After this year’s long and cold winter throughout much of the US, spring is finally here and our Mission: CONNECT garden is in the planning process. For those following the progress of a group of Arizona Realtor® Associations, you’ll recall Step 1 in this project was a Strategic Communications Audit.
The Mission: CONNECT project began by defining the problem: State & local associations do not effectively identify what is valuable to members and then send communication that is valuable. We don’t prioritize & coordinate our own communications. Step 2 is diagnosing the problem.
To diagnose the problem, we held a live workshop in February to identify root causes of the problem and then conducted member focus groups to validate the findings.
We identified four aspects of the problem that require attention:
- Sending relevant content
- Distributing communications in a coordinated way and to reduce redundancy
- Overcoming barriers inside of the association
- Delivering communications in a way that members want to receive them
Identifying elements that needed attention was important, but it was critical to get to the root of the problem. Otherwise we might get off track and solve the wrong problem.
Our group engaged in a very intentional process to analyze the problem. While there may be more, we found three+ root causes to the communication problem we’d defined:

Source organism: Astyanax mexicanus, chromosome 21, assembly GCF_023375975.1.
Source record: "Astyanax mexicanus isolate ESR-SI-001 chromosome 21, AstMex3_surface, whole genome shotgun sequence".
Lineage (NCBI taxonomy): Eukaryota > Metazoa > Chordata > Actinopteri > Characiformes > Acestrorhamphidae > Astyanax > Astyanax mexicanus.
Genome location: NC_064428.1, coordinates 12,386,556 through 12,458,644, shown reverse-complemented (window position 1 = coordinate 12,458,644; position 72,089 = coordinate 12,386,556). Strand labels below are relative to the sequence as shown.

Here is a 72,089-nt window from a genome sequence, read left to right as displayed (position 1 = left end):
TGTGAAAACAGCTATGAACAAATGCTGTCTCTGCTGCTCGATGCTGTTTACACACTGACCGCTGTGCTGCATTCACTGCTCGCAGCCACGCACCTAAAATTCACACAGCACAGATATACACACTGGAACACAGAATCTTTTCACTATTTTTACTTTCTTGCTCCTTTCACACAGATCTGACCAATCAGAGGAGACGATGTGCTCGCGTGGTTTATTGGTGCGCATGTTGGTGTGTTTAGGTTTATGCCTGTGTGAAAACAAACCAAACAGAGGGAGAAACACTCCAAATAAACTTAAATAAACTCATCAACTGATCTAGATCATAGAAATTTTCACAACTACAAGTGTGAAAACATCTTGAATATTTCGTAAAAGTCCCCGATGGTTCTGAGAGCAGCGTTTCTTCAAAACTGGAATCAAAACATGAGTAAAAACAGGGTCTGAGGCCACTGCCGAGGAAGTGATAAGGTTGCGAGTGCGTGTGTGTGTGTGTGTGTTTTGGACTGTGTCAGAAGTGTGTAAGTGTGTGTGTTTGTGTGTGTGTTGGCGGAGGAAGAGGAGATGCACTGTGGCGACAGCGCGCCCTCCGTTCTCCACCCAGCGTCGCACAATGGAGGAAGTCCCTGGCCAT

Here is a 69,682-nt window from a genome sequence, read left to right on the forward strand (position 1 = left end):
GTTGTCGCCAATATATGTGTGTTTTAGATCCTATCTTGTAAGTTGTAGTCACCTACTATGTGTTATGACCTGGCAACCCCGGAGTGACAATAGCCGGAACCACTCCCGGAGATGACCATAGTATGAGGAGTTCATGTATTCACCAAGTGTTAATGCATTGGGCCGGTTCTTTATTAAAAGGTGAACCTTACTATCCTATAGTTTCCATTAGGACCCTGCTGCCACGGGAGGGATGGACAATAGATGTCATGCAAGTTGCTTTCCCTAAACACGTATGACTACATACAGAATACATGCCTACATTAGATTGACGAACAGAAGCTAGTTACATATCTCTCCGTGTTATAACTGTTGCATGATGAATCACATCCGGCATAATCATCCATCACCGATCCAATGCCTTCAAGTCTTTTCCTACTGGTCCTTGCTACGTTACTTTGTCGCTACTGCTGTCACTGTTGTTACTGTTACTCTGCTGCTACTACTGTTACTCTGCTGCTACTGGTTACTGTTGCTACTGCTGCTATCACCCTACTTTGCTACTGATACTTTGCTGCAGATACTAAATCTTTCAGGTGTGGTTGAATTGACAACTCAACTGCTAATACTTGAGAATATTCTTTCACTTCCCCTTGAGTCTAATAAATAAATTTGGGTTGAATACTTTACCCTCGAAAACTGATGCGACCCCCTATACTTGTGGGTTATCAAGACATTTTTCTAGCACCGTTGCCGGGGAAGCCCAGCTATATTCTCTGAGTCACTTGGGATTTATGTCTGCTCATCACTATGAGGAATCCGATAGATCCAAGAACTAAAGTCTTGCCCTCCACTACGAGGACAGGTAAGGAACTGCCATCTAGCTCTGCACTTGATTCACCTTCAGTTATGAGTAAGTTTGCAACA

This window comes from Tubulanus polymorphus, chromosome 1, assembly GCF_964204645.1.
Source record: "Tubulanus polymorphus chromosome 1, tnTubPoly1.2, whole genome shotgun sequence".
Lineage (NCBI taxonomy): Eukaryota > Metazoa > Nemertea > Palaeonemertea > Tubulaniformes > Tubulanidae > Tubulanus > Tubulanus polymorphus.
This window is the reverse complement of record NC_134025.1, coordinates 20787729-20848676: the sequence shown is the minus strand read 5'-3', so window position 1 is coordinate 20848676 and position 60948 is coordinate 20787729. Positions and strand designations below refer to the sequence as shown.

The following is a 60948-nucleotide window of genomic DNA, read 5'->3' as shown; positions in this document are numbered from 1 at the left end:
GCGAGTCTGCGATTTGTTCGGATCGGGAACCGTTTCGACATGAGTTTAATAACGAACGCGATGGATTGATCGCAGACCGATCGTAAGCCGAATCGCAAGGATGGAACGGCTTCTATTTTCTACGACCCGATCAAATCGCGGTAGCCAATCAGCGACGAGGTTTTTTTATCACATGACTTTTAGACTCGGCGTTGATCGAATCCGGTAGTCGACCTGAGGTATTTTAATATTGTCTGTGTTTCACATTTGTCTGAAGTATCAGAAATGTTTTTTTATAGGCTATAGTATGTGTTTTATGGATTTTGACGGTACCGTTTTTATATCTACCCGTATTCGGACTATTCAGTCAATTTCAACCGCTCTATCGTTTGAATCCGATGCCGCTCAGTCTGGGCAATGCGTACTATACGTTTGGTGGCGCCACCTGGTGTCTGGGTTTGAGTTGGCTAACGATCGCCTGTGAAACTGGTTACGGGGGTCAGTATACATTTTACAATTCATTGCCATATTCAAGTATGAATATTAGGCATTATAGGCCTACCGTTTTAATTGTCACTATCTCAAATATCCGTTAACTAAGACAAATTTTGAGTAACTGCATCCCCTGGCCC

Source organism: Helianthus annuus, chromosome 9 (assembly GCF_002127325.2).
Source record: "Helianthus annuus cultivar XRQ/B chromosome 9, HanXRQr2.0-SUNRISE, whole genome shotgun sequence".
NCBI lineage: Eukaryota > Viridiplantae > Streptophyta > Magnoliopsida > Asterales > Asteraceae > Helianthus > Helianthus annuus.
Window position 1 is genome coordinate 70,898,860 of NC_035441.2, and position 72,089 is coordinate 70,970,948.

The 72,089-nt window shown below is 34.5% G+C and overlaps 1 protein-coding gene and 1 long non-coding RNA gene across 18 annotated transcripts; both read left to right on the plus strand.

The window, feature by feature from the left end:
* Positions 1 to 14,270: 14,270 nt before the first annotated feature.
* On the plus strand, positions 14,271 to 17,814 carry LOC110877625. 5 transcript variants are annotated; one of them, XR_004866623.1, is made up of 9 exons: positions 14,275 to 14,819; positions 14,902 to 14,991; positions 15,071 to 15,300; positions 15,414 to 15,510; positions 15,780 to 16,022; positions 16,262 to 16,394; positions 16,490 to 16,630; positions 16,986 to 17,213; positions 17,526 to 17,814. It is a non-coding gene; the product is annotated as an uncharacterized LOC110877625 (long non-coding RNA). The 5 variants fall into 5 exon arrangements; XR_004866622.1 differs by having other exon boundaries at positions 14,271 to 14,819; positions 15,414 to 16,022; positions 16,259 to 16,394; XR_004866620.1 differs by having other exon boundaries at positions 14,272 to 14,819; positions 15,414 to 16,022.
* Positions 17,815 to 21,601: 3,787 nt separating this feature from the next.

- Lack of focus on quality, relevant, clear and coordinated communications (inside the association). Why? (This is the “+”) Because of time limitations, varying levels of resources (some don’t have dedicated communications staff), varying skill levels, and competing priorities inside the association.
- There is a gap between association communication priorities (what the association wants to communicate) and what the member wants to receive.
- There is no coordinated process to follow. There is lack of collaboration because there’s no system to support it.
Focus Group Results:
Using focus groups, we validated the problem with members from each association. Are they aware of the communications? How do they prefer to receive them? What topics interest them?
The feedback was consistent across all four groups and reinforced some of the best practices we know (but don’t necessarily follow). Here are some key messages from the member’s voice:
- Find a more effective way to get my attention.
- Organize your information for quick visual filtering of the subject matter.
- Be aware that I go shallow and wide for relevant information but I don’t want to work very hard to get it.
- Be relevant to my world.
- Give me options to receive the communications.
- Make it important to my broker—then he/she will share it and I will read it.
- Don’t send blasts of information; if you do I will not read any of it.
Now that we’ve identified the problem and its root causes and validated through member research, we move to Step 3: Generating potential solutions to the problem.
Our first focus is how to organize, coordinate and deliver communications that better meet the members’ preferences. Content will come later. The process is a bit like planning for and preparing a garden to make sure the soil is rich for the seeds to grow. Stay tuned for an update on Step 3.